Red Sparrow Film Review
If there is one thing that Jennifer Lawrence can do is… carry a movie on her shoulders. She cannot however, save one from damnation. That’s is the case of Red Sparrow, her latest collaboration with Hunger Games director Francis Lawrence, and I’m sad to say that, the movie is not reaching potential. It had some of it to be frank, but let me start from the very beginning.
Jennifer Lawrence is Dominika Egorova. A famed prima-ballerina for the Bolshoi Theater. After an on-stage „accident“ will cut short her ballet career (rather abruptly and painfully), Diminika will be drafted by her uncle (Matthias Schoenaerts) to join SVR and become a spy. And not just any spy, but a „Sparrow“. Highly secretive spy, trained to seduce and gain the trust from very powerful men. Believe me, that won’t come easy, but things will get even more complicated after she is assigned to seduce Nate Nash (Joel Edgerton), a CIA operative who coincidently has her on his radar.
Like I’ve mentioned earlier in this post, Lawrence (despite her wobbly Russian accent) is not enough in order to make this movie even decent, and when you get to the first half, you’ll realize that she’s not to blame for the movie’s failure to impress. Cause (besides her) there is plenty of acting talent in the rest of the roles, and it’s not used nearly enough. Charlotte Rampling, Jeremy Irons, Ciaran Hinds, Joely Richardson are practically acting Gods and here are being demoted to a forgettable and generic characters that don’t even have a decent amount a screen time. Heck, even Jennifer’s male co-lead Joel Edgerton is left empty-handed and he also had sooooo much promice. In fact almost every character besides Dominika’s is lacking exploration efforts, and it greatly affects the performances, but you can blame Justin Haythe for that. You know… The screenwriter who’s job it is to take care of that.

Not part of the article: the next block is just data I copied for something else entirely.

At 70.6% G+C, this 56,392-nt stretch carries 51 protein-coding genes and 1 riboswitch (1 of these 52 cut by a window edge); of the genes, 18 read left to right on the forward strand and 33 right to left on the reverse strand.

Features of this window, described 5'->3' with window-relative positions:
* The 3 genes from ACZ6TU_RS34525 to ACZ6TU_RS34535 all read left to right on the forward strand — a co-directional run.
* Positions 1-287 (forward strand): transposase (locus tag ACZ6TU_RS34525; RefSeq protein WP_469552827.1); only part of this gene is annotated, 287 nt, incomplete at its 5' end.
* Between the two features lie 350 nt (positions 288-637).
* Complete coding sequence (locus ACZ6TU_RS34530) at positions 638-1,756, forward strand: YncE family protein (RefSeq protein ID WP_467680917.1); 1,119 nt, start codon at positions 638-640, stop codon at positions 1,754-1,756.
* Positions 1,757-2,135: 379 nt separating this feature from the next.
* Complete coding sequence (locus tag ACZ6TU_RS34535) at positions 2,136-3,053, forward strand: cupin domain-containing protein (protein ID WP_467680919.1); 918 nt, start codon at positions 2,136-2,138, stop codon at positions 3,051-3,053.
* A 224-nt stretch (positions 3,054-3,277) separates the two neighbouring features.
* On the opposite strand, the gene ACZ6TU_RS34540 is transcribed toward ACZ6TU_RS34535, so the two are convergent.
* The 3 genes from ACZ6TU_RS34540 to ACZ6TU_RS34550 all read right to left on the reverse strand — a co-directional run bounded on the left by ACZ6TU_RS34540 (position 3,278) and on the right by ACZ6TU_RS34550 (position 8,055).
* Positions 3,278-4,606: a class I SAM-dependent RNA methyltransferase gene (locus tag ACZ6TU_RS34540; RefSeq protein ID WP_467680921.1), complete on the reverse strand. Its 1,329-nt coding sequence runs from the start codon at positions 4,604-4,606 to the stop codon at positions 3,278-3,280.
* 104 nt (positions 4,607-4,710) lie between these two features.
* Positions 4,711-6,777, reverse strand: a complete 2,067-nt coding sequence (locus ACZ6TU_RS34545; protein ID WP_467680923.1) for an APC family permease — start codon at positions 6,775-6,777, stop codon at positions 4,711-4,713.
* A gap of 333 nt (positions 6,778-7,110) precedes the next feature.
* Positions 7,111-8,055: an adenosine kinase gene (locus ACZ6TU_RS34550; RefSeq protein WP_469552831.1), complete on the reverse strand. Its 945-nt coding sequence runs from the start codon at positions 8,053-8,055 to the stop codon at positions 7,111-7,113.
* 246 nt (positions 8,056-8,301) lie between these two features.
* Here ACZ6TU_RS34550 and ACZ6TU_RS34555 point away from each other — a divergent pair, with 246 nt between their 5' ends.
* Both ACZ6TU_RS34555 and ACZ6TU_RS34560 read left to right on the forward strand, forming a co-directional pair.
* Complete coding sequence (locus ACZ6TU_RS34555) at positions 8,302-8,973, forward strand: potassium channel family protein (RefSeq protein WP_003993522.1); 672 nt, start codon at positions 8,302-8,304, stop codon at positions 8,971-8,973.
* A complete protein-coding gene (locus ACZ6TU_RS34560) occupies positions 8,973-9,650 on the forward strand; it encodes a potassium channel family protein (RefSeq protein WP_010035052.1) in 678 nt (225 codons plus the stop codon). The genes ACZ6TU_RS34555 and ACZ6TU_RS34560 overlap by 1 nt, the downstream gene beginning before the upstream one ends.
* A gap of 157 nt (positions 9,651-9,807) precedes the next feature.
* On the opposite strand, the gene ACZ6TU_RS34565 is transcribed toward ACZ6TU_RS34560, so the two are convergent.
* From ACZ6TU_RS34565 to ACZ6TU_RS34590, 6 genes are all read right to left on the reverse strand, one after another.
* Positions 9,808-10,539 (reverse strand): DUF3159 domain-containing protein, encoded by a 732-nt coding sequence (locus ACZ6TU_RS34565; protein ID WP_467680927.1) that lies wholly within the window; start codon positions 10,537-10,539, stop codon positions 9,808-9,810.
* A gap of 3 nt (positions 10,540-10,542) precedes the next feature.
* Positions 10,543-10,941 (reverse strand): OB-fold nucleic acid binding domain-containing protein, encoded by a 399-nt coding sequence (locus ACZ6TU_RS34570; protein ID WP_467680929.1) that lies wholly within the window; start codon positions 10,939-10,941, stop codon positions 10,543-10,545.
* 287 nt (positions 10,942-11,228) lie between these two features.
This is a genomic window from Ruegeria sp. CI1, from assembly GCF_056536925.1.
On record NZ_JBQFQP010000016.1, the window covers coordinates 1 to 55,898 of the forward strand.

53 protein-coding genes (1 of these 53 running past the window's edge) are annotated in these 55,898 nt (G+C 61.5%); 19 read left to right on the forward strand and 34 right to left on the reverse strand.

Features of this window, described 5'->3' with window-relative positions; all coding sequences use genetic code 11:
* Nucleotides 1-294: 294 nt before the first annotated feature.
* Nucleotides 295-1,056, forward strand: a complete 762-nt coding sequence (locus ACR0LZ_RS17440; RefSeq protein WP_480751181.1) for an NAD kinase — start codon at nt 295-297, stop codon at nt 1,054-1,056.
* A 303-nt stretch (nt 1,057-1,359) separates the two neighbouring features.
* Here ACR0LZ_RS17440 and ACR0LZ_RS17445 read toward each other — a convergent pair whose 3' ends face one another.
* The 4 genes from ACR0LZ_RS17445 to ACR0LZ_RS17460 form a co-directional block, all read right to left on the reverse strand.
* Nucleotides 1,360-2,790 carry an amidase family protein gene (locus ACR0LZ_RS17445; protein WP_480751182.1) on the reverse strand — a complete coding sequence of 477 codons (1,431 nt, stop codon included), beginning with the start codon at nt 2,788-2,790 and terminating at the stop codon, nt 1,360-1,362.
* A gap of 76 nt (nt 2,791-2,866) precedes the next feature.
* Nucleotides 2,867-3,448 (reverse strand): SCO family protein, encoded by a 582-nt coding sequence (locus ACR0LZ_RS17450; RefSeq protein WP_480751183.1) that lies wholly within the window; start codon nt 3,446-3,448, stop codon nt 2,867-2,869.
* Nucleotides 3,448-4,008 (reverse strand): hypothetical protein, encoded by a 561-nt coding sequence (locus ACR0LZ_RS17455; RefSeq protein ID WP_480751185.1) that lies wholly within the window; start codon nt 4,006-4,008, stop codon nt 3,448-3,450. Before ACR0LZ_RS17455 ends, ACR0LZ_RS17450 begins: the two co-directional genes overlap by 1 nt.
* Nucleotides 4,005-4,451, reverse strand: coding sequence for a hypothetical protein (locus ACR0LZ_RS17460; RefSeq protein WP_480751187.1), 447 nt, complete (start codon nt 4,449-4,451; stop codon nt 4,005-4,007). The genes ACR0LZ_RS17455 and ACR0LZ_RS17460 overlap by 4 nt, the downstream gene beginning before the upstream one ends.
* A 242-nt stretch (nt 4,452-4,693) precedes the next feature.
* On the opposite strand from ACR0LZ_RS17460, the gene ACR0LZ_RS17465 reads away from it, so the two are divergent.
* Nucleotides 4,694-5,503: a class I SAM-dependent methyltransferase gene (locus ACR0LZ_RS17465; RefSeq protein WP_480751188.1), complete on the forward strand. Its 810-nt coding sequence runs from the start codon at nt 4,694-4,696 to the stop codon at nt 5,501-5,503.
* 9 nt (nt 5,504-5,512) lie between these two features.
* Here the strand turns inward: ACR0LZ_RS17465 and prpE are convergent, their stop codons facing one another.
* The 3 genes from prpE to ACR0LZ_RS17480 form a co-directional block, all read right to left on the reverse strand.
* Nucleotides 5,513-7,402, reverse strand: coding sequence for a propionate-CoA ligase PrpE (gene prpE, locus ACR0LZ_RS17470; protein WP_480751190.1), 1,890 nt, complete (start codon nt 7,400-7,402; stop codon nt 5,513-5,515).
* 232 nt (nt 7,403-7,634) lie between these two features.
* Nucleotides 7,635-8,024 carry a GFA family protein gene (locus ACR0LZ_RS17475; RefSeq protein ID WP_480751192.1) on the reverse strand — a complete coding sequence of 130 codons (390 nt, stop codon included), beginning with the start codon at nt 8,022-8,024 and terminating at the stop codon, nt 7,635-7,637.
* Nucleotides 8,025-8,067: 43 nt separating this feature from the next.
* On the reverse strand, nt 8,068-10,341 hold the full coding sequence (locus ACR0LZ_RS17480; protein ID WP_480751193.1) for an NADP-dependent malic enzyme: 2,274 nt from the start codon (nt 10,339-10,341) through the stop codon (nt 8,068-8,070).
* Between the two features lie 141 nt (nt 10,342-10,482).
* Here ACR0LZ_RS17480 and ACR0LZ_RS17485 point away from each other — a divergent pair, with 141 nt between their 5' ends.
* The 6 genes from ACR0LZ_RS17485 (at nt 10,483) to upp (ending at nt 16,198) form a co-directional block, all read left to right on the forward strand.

I mean there is some creepy unsaid innuendos about possible incest with her uncle, and we know how she can adapt to the most gruesome demands, but not much is known and said about (and from) her. And there is plenty of room for that in the 140 minutes running time.
Black Sparrow is a marathon, not a sprint, and because of that the pacing is sometimes suffering, and sometimes it’s nonexistent. That’s especially true about the second half of the movie, where although there is less of the psychological torture (unlike the first half), there is abundance of physical torture and gory assault scenes.
Also the underwhelming development, uneven narrative and eventual let-down of a predictable ending is there too… so be prepared.
I don’t know about you threshold on watching the demeaning scenes filled with torture and sexual assault, but mine was not that grand. Some of them had degradation and torture just for the hell of it, and when it was barely acceptable (cause the scene really needed them), they pushed it almost until the limit. The scenes in the „whore school“ are a perfect example of that, and if you can watch them with your eyes open you’re bigger person that I was.
Furthermore, for a spy thriller of a movie, I expected a little more thrill and action. I’m not saying that Red Sparrow should copy and mimic Atomic Blonde, but I expected a little more muscle use as well as brain use. But, like I said. It had potential to be grand. Great cast, talented director and interesting starting point (a novel written by Jason Matthews). Too bad almost none of that is used in the movie’s advantage.